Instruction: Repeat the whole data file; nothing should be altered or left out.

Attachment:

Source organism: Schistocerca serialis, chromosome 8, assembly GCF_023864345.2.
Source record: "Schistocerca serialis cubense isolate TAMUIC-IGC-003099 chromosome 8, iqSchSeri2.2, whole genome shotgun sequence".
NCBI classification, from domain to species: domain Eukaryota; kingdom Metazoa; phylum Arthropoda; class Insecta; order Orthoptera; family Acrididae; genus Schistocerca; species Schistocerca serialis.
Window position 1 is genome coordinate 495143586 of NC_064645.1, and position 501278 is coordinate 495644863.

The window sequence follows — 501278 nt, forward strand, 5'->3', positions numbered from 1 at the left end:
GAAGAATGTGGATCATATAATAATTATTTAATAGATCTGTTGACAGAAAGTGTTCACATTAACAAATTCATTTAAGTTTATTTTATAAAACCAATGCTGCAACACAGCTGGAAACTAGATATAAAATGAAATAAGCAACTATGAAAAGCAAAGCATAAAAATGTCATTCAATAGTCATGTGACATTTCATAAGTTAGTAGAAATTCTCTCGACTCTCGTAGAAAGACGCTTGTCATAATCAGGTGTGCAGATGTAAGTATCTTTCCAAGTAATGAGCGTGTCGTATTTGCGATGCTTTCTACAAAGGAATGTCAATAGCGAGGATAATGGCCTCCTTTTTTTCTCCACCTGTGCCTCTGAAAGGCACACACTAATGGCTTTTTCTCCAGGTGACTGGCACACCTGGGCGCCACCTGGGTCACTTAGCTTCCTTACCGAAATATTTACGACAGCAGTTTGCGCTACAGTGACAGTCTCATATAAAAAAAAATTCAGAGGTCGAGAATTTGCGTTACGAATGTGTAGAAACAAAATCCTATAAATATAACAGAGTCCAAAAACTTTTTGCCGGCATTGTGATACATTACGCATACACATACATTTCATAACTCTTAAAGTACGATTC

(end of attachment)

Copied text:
Source organism: Schistocerca serialis, chromosome 8, assembly GCF_023864345.2.
Source record: "Schistocerca serialis cubense isolate TAMUIC-IGC-003099 chromosome 8, iqSchSeri2.2, whole genome shotgun sequence".
NCBI classification, from domain to species: domain Eukaryota; kingdom Metazoa; phylum Arthropoda; class Insecta; order Orthoptera; family Acrididae; genus Schistocerca; species Schistocerca serialis.
Window position 1 is genome coordinate 495143586 of NC_064645.1, and position 501278 is coordinate 495644863.

The window sequence follows — 501278 nt, forward strand, 5'->3', positions numbered from 1 at the left end:
GAAGAATGTGGATCATATAATAATTATTTAATAGATCTGTTGACAGAAAGTGTTCACATTAACAAATTCATTTAAGTTTATTTTATAAAACCAATGCTGCAACACAGCTGGAAACTAGATATAAAATGAAATAAGCAACTATGAAAAGCAAAGCATAAAAATGTCATTCAATAGTCATGTGACATTTCATAAGTTAGTAGAAATTCTCTCGACTCTCGTAGAAAGACGCTTGTCATAATCAGGTGTGCAGATGTAAGTATCTTTCCAAGTAATGAGCGTGTCGTATTTGCGATGCTTTCTACAAAGGAATGTCAATAGCGAGGATAATGGCCTCCTTTTTTTCTCCACCTGTGCCTCTGAAAGGCACACACTAATGGCTTTTTCTCCAGGTGACTGGCACACCTGGGCGCCACCTGGGTCACTTAGCTTCCTTACCGAAATATTTACGACAGCAGTTTGCGCTACAGTGACAGTCTCATATAAAAAAAAATTCAGAGGTCGAGAATTTGCGTTACGAATGTGTAGAAACAAAATCCTATAAATATAACAGAGTCCAAAAACTTTTTGCCGGCATTGTGATACATTACGCATACACATACATTTCATAACTCTTAAAGTACGATTC